Fairchild PT-23A 'Cornell'
| Tom Sage|
| My friend and I recently purchased a beautifully restored PT 23A from an individual in Illinois and flew it back to X55 in central Florida.The previous owner lost his medical and was almost in tears when it left his field.
From the first time I climbed into the cockpit until this day I am still in awe to have the honor to fly such a magnificent machine and imagine all the WW2 heroes who sat in those seats.
How many gave their lives and how many survived the war?
I spent 31 years as an airline pilot and I never felt more proud than when in this PT 23.
This beautiful machine was ser# 42-49972 built by the St Louis Aircraft Co. and spent It's military life in Decateur Al.
11/07/2007 @ 15:24 [ref: 18439]
| Lee Young|
St. Louis, MO
| A number of the PT-23 fuselage in the late 1960 sat weathered, ripped and torn, without wings, on the tramac at Thompson-Robbins Field, West Helena, Ark. I heard they were later moved to the east hangar. FYI |
08/28/2006 @ 07:56 [ref: 14012]
| Steven Hubbard|
| Wanting to get information on tracking down the PT-23 that my father owned in the late 50's. I have fond memories of flying with him in Michigan in my childhood days. Anyone that can share with me on how I can do this is deeply appreciated. I will be uploading a picture of him & the PT-23 later when I get home. He sold this plane in the early sixties for $550.00 and only received $300.00 as down payment. The two college students that took possesion of the Plane never did finish paying my father. They were attending Ferris State College in Big Rapids, Michigan. I was told that the Plane was in a Museum in Ohio. |
10/31/2005 @ 19:58 [ref: 11620]
| David Roberts|
| I received a wooden propellor which is about 90" from tip to tip. With the propellor was a picture of what I suppose was the last plane to use it. I am fairly certain it came off a PT-23 and am interested in learning more about the aircraft type and even more about the actual plane it was on. The marks I see on the picture could be usefull in identifying it. A tail number oy 247826, or possible 247326. All numbers are clear except for the fourth digit. Between the wing and tail there is a large 20 painted in it, where a present day registration number would be. Finally, on the nose there is a round picture of a blue woman (or man) riding a yellow lightning bolt with an orange background. |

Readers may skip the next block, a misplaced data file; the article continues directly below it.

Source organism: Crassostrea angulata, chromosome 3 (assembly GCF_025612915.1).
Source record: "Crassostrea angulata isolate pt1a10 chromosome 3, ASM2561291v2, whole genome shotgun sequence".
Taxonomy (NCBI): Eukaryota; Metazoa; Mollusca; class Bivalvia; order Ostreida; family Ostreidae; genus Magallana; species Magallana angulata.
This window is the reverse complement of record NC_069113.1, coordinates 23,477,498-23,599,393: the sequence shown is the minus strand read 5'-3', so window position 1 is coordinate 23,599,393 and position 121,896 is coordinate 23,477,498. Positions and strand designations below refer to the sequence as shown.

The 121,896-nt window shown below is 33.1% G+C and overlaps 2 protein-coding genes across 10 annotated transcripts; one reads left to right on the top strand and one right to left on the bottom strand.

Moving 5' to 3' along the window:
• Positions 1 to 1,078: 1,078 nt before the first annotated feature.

08/28/2002 @ 17:28 [ref: 5573]
| Tommy Ward|
| I owned a PT-23A when I was in high school in the early 1960's. The aircraft was built by the St. Louis Street Car Company. I remember the serial number was 260ASL or something similar. The Railroad Museum in St. Louis has a graphics type exhibit concerning St. Louis Street Car Company's aircraft production during WWII. |
10/29/2001 @ 11:42 [ref: 3514]
| jim howard|
I am a ag pilot from oklahoma and Have what I beleave to be 2 of these airplanes that have been converted to cropdusters by mr Weatherly in california in the early 60s. Are these indeed the airplane that was to become the Weatherly. If so and you wish I will send you a nice pic when I get the wings on.
07/16/2001 @ 11:53 [ref: 2687]